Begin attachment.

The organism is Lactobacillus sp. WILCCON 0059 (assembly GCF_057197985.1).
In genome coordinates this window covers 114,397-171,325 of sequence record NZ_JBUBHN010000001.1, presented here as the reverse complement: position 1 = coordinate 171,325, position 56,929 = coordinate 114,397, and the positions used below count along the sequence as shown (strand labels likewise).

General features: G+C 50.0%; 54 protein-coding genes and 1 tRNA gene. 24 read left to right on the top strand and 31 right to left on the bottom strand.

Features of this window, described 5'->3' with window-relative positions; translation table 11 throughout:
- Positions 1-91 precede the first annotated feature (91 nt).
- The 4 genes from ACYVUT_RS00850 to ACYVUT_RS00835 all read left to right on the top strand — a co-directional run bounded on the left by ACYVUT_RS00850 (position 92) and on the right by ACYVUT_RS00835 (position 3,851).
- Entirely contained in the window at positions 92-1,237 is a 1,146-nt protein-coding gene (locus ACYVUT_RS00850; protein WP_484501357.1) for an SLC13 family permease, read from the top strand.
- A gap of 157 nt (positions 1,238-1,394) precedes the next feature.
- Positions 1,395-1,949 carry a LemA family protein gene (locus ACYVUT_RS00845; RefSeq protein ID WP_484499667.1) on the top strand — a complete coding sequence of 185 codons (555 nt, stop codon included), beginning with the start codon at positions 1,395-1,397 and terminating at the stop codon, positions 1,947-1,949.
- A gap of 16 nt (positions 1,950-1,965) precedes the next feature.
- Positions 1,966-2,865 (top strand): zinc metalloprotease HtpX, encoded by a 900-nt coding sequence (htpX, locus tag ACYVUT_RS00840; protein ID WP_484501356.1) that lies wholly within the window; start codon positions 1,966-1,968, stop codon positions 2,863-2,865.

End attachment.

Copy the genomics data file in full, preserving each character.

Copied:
The organism is Lactobacillus sp. WILCCON 0059 (assembly GCF_057197985.1).
In genome coordinates this window covers 114,397-171,325 of sequence record NZ_JBUBHN010000001.1, presented here as the reverse complement: position 1 = coordinate 171,325, position 56,929 = coordinate 114,397, and the positions used below count along the sequence as shown (strand labels likewise).

General features: G+C 50.0%; 54 protein-coding genes and 1 tRNA gene. 24 read left to right on the top strand and 31 right to left on the bottom strand.

Features of this window, described 5'->3' with window-relative positions; translation table 11 throughout:
- Positions 1-91 precede the first annotated feature (91 nt).
- The 4 genes from ACYVUT_RS00850 to ACYVUT_RS00835 all read left to right on the top strand — a co-directional run bounded on the left by ACYVUT_RS00850 (position 92) and on the right by ACYVUT_RS00835 (position 3,851).
- Entirely contained in the window at positions 92-1,237 is a 1,146-nt protein-coding gene (locus ACYVUT_RS00850; protein WP_484501357.1) for an SLC13 family permease, read from the top strand.
- A gap of 157 nt (positions 1,238-1,394) precedes the next feature.
- Positions 1,395-1,949 carry a LemA family protein gene (locus ACYVUT_RS00845; RefSeq protein ID WP_484499667.1) on the top strand — a complete coding sequence of 185 codons (555 nt, stop codon included), beginning with the start codon at positions 1,395-1,397 and terminating at the stop codon, positions 1,947-1,949.
- A gap of 16 nt (positions 1,950-1,965) precedes the next feature.
- Positions 1,966-2,865 (top strand): zinc metalloprotease HtpX, encoded by a 900-nt coding sequence (htpX, locus tag ACYVUT_RS00840; protein ID WP_484501356.1) that lies wholly within the window; start codon positions 1,966-1,968, stop codon positions 2,863-2,865.